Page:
Audie Award Nominee, Solo Narration - Female, 2013
At the age of 22, Jennifer Worth left her comfortable home to move into a convent and become a midwife in postwar London’s East End slums. The colorful characters she met while delivering babies all over London - from the plucky, warm-hearted nuns with whom she lived to the woman with 24 children who couldn't speak English to the prostitutes and dockers of the city’s seedier side - illuminate a fascinating time in history. Beautifully written and utterly moving, Call the Midwife will touch the hearts of anyone who is, and everyone who has, a mother.
©2002 Jennifer Worth (P)2012 HighBridge Company
"A charming tale of deliveries and deliverance." (Kirkus Reviews)
watch the series on tv and read the book. you will enjoy both more. these women worked so hard. we have it so good and don't realize it or appreciate it enough.
A reader who loves to sew, which makes Audible ideal. No special trends but always on the lookout for recommended titles. Appreciate good stories not the graphic details which seem to be the trend.
Coming to this book from the TV series, I found it most compelling. Terribly sad at times and horribly stark but true. A remarkable woman a must read, and I hope to find her other books on Audible.
I loved the unconventional image of the nuns and the great variety of story lines introduced by the varied patients.
The story is great, for sure, but if I can't even hear what the narrator is saying, and when I can, it's too sing-songy to take, it's incredibly frustrating. I may just take the book out of the library. I would advise others do the same, and avoid using up a credit for a poorly produced audiobook.
There were some good qualities to the narrator's style, but the whispery tone was just too distracting. As others had said (and I should have heeded their warnings and saved my credit), I kept missing what she said but got tired of rewinding. I don't want to strain to hear or understand an audiobook because of poor narration. This is something they should have fixed post-production, or they should have tested out the narrator and asked her to SPEAK THE HECK UP!
Oh heck no. In fact, I often used the narration to fall asleep to. I just set the sleep timer on the Audible app, and I was in snooze land before I knew it because I had a cheerful, soft voice whispering a story to me at my bedside. (Just a guess, but probably not what the author or narrator would have wanted.)
If you've seen the television series based on this book, you will know the premise is quite interesting, gritty and an eye opening view of poverty. Vivid descriptions and heartbreaking circumstances keep you involved and caring about the characters. These fascincating stories were taken from her own memoirs and she takes us into the era beautifully. I really enjoyed the book and look forward to the next season on PBS!!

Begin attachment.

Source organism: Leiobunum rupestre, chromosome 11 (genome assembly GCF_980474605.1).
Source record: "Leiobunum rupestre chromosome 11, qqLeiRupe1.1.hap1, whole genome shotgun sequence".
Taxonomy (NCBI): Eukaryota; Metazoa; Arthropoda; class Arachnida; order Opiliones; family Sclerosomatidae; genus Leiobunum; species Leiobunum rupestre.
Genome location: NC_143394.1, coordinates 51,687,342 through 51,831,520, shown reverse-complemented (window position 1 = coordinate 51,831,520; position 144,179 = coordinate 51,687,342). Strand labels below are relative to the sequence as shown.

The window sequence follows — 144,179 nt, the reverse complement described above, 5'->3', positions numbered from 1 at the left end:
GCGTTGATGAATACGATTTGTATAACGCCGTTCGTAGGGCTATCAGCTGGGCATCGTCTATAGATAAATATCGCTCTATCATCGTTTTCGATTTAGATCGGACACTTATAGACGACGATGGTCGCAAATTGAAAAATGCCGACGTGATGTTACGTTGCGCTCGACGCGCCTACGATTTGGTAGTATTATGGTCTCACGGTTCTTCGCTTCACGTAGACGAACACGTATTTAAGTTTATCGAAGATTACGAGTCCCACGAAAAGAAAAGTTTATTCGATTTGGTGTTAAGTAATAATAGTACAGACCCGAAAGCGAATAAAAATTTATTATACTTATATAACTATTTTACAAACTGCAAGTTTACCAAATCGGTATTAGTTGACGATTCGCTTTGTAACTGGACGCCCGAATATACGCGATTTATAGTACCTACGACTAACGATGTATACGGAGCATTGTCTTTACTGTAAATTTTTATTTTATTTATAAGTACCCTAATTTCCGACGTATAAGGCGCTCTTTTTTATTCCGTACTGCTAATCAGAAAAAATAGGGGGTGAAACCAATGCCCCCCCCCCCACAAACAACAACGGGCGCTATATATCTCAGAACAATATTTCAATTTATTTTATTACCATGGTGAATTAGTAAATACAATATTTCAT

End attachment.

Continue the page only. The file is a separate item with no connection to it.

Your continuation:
This memoir was a wonderful "read"! It captivated me from the very beginning and left me wanting more (I discovered it was a trilogy! Hip, hip, hooray!). I highly recommend this memoir to anyone who loves memoirs or is interested in social justice, the 1950s era, or nursing/midwifery.
I will agree with other reviewers that the narrator's voice was hard to hear. I had to keep the volume at the highest setting and even then sometimes her quiet whispering voice would say something softly and I would not be able to understand a word or phrase. Nonetheless, I rather enjoyed the narrator because she did seem to invoke this unassuming midwife down to a T!
I adore the characters in this book. The women are strong, brave, and smart. The nurses are delivering babies in deplorable conditions and yet weave a safety net around their neighborhood. Thank you for a novel that is everything that Gray's Anatomy is not! In this novel the nurses humbly tend to their families and become part of the community. The author is a great storyteller.
Besides incessant listening to audiobooks, I also read on my Kindle at night, birdwatch, garden (roses, daylilies), and do genealogy.
I enjoyed watching the TV series and the book was great, too. I think the narrator did a commendable job and I don't have an complaints about her.
The author paints a very vivid picture of childbirth and midwifery in mid 20th century England, and it seems we certainly have come a long way since then. Her experiences with the birthing mothers, their families, and particularly the nuns make for delightful stories.
I would recommend both the book and the series.
No vampires. No zombies. No self-help. Find me on BookLikes. Audible Member since 2002!
My sister told me, "You have got to see "Call the Midwife. It's available to stream. Get it." So I got it and I was hooked from the get-go. Then I saw the book on Audible and decided to get it even though I tend to avoid reading the book when I've seen movies --and the movie if I've read the book. Glad I broke the rules.
I read one description of the book as "misery memoir meets a fascinating slice of social history"** and this description has stuck with me as the almost perfect description of this book. The book is much more detailed in ways that a movie never can be but I have to admit that by the time I got to the end I was ready to put the book down. The author had long since made her point, I thought, and it was starting to get repetitive.
(**Sorry I can't credit the source because I am not sure of it.)
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